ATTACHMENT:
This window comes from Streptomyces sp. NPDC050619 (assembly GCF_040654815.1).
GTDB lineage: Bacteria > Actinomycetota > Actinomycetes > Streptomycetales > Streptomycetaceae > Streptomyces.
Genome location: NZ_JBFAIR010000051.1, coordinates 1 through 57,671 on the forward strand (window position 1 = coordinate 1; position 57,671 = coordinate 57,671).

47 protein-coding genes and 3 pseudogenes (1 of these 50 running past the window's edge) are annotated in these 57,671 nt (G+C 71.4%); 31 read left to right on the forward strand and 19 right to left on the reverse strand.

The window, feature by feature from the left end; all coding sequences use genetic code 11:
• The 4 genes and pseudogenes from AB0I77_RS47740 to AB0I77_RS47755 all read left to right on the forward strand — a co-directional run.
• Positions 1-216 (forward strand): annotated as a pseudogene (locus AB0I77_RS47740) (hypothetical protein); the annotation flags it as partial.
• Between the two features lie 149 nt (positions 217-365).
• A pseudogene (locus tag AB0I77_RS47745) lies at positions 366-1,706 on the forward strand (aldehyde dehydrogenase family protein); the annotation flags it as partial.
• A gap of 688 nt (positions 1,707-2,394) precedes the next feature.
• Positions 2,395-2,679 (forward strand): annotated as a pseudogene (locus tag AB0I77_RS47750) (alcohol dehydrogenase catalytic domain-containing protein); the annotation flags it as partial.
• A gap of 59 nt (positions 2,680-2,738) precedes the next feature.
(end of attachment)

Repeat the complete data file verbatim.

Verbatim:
This window comes from Streptomyces sp. NPDC050619 (assembly GCF_040654815.1).
GTDB lineage: Bacteria > Actinomycetota > Actinomycetes > Streptomycetales > Streptomycetaceae > Streptomyces.
Genome location: NZ_JBFAIR010000051.1, coordinates 1 through 57,671 on the forward strand (window position 1 = coordinate 1; position 57,671 = coordinate 57,671).

47 protein-coding genes and 3 pseudogenes (1 of these 50 running past the window's edge) are annotated in these 57,671 nt (G+C 71.4%); 31 read left to right on the forward strand and 19 right to left on the reverse strand.

The window, feature by feature from the left end; all coding sequences use genetic code 11:
• The 4 genes and pseudogenes from AB0I77_RS47740 to AB0I77_RS47755 all read left to right on the forward strand — a co-directional run.
• Positions 1-216 (forward strand): annotated as a pseudogene (locus AB0I77_RS47740) (hypothetical protein); the annotation flags it as partial.
• Between the two features lie 149 nt (positions 217-365).
• A pseudogene (locus tag AB0I77_RS47745) lies at positions 366-1,706 on the forward strand (aldehyde dehydrogenase family protein); the annotation flags it as partial.
• A gap of 688 nt (positions 1,707-2,394) precedes the next feature.
• Positions 2,395-2,679 (forward strand): annotated as a pseudogene (locus tag AB0I77_RS47750) (alcohol dehydrogenase catalytic domain-containing protein); the annotation flags it as partial.
• A gap of 59 nt (positions 2,680-2,738) precedes the next feature.